|Abstract:||Parkinson’s Disease (PD) is the second most common neurodegenerative disease after Alzheimer’s disease. It affects 1-2% of the total world population with more than 500,000 patients in the US. PD is a progressive disorder that selectively affects the dopaminergic neurons in the substantia nigra of brain. Since dopamine is the neurotransmitter responsible for controlling balance and movement of the body, patients affected by PD experience symptoms such as tremors, bradykinesia, limb rigidity, gait and balance problems. A common pathogenic mechanism in both familial and sporadic forms of PD is the accumulation of the protein α-synuclein in the brain basal ganglia. SNCA, the gene encoding α-synuclein, when mutated or overexpressed causes misfolding of α-synuclein, which forms toxic aggregates known as Lewy bodies, a characteristic pathological finding in PD. There is no cure for PD and the only treatment available is symptomatic therapy. Therefore, there is a critical need to engineer novel approaches for treating PD.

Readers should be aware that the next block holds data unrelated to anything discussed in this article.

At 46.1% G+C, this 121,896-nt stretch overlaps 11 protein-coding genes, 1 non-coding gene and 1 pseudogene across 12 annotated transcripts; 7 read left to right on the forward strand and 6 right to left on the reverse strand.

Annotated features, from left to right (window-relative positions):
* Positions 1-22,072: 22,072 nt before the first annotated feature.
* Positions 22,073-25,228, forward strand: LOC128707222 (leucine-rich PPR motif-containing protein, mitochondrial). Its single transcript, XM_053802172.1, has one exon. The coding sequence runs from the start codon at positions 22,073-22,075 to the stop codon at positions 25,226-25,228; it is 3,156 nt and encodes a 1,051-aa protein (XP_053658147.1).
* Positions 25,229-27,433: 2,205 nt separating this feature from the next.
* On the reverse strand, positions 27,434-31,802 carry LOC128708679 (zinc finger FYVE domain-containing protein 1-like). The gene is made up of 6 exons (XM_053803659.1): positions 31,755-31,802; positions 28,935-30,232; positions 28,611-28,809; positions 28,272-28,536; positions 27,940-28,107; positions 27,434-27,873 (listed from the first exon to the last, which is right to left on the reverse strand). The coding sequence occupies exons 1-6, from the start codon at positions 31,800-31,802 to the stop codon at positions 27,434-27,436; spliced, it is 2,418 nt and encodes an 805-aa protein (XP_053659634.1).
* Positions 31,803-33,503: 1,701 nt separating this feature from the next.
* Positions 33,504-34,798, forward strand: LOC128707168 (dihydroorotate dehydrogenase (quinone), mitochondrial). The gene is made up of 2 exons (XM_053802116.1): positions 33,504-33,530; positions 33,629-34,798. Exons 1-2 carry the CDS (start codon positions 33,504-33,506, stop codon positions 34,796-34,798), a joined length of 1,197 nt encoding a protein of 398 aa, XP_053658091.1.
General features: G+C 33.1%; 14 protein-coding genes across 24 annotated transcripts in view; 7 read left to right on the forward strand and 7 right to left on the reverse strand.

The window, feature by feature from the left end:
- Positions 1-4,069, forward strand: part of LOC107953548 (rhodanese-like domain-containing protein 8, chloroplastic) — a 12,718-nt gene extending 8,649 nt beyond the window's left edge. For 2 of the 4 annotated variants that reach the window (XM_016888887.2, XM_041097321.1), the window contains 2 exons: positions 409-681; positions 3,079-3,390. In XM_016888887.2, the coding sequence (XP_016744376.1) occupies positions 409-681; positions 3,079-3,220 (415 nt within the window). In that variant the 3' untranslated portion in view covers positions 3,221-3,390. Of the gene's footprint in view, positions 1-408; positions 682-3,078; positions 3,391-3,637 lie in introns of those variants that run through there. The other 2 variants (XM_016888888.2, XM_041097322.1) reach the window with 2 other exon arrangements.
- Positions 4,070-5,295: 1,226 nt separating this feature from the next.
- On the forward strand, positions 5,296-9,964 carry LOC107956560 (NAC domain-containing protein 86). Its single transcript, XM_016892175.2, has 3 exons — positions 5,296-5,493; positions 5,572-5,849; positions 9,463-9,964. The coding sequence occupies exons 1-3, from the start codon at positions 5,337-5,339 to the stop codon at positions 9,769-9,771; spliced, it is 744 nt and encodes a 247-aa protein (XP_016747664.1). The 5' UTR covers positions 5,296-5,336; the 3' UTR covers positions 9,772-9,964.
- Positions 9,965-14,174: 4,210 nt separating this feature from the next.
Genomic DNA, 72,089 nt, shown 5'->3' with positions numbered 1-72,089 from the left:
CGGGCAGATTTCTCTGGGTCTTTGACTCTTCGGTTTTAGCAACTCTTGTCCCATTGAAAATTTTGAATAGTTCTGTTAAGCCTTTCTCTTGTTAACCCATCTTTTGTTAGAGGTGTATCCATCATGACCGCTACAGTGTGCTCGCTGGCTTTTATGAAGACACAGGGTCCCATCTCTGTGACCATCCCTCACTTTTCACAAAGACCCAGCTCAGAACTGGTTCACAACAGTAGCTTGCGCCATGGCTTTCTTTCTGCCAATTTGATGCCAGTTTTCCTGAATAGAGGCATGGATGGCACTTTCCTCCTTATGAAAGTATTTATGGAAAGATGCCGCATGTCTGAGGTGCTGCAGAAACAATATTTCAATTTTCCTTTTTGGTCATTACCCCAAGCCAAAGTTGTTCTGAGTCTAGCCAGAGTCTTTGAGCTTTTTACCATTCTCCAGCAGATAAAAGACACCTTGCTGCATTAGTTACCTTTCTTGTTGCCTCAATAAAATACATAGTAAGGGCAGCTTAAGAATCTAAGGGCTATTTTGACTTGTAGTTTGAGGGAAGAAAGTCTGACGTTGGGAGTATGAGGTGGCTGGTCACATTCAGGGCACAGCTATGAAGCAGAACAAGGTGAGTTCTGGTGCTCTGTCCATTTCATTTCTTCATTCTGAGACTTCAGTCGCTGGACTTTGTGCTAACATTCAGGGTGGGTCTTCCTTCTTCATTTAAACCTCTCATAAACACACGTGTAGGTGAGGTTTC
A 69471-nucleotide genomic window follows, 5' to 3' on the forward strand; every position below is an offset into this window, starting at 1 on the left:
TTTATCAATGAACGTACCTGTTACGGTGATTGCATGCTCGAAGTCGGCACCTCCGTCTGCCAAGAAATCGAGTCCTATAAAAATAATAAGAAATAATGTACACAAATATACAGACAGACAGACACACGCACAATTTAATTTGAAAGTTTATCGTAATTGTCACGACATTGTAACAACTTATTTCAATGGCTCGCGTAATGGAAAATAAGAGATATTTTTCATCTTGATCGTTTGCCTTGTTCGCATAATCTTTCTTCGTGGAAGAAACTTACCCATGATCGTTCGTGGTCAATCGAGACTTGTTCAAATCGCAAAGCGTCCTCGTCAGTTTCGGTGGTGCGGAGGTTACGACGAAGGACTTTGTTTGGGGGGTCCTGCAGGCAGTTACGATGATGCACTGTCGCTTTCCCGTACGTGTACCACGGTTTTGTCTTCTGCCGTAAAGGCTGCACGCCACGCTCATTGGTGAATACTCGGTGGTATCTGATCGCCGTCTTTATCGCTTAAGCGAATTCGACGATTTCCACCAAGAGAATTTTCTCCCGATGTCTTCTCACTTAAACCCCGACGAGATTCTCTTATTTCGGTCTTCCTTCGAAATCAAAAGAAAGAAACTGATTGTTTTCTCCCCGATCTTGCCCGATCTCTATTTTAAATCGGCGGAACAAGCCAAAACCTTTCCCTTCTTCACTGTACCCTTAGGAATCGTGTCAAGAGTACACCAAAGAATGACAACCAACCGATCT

A potential strategy to prevent neurotoxicity in PD is to force the affected cells to produce less toxic isoforms of SNCA by skipping the exons that encode for the domains responsible for aggregation. Thus, one potential approach to treat PD is skipping exon 3 in SNCA, which has been shown to decrease α-synuclein aggregation. We have recently demonstrated that CRISPR-Cas9 base editors can be used to induce exon skipping by mutating the conserved “AG” dinucleotide within the splice acceptor site preceding each exon. Here we demonstrate skipping of exon 3 in the SNCA gene in mammalian cells in culture by A>G and C>T base editors, which decreased SNCA aggregation. We also demonstrate that skipping of SNCA exon 3 can be accomplished using split base editors that are compatible with in vivo delivery. Overall, these results demonstrate development of a novel gene therapy to treat PD.